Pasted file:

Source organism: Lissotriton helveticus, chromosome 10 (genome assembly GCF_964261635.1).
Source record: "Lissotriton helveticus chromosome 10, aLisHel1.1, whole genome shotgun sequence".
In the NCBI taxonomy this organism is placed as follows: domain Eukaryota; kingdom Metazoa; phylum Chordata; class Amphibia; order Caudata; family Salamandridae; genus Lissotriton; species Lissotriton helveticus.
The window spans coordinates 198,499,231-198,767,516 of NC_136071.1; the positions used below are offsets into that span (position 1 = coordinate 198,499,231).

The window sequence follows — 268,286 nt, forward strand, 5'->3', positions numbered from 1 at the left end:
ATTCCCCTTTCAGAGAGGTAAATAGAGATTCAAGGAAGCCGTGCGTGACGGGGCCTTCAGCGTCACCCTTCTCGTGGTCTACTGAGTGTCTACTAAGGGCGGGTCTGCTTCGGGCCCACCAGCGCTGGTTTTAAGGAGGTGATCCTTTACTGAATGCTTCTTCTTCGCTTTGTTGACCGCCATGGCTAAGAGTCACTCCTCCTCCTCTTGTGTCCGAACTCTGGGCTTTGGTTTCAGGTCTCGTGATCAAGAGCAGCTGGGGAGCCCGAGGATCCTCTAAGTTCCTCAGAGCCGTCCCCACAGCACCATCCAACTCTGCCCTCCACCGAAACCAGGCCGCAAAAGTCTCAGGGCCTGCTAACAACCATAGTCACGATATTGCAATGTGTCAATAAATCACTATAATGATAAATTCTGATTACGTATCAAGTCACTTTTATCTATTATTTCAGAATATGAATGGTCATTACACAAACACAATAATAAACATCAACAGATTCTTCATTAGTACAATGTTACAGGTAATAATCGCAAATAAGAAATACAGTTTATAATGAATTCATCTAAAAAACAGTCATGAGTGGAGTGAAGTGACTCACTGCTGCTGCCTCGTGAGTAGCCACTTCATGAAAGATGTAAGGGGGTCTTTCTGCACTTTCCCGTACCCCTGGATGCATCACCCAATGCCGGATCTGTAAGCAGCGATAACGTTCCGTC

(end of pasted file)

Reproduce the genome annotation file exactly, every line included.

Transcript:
Source organism: Lissotriton helveticus, chromosome 10 (genome assembly GCF_964261635.1).
Source record: "Lissotriton helveticus chromosome 10, aLisHel1.1, whole genome shotgun sequence".
In the NCBI taxonomy this organism is placed as follows: domain Eukaryota; kingdom Metazoa; phylum Chordata; class Amphibia; order Caudata; family Salamandridae; genus Lissotriton; species Lissotriton helveticus.
The window spans coordinates 198,499,231-198,767,516 of NC_136071.1; the positions used below are offsets into that span (position 1 = coordinate 198,499,231).

The window sequence follows — 268,286 nt, forward strand, 5'->3', positions numbered from 1 at the left end:
ATTCCCCTTTCAGAGAGGTAAATAGAGATTCAAGGAAGCCGTGCGTGACGGGGCCTTCAGCGTCACCCTTCTCGTGGTCTACTGAGTGTCTACTAAGGGCGGGTCTGCTTCGGGCCCACCAGCGCTGGTTTTAAGGAGGTGATCCTTTACTGAATGCTTCTTCTTCGCTTTGTTGACCGCCATGGCTAAGAGTCACTCCTCCTCCTCTTGTGTCCGAACTCTGGGCTTTGGTTTCAGGTCTCGTGATCAAGAGCAGCTGGGGAGCCCGAGGATCCTCTAAGTTCCTCAGAGCCGTCCCCACAGCACCATCCAACTCTGCCCTCCACCGAAACCAGGCCGCAAAAGTCTCAGGGCCTGCTAACAACCATAGTCACGATATTGCAATGTGTCAATAAATCACTATAATGATAAATTCTGATTACGTATCAAGTCACTTTTATCTATTATTTCAGAATATGAATGGTCATTACACAAACACAATAATAAACATCAACAGATTCTTCATTAGTACAATGTTACAGGTAATAATCGCAAATAAGAAATACAGTTTATAATGAATTCATCTAAAAAACAGTCATGAGTGGAGTGAAGTGACTCACTGCTGCTGCCTCGTGAGTAGCCACTTCATGAAAGATGTAAGGGGGTCTTTCTGCACTTTCCCGTACCCCTGGATGCATCACCCAATGCCGGATCTGTAAGCAGCGATAACGTTCCGTC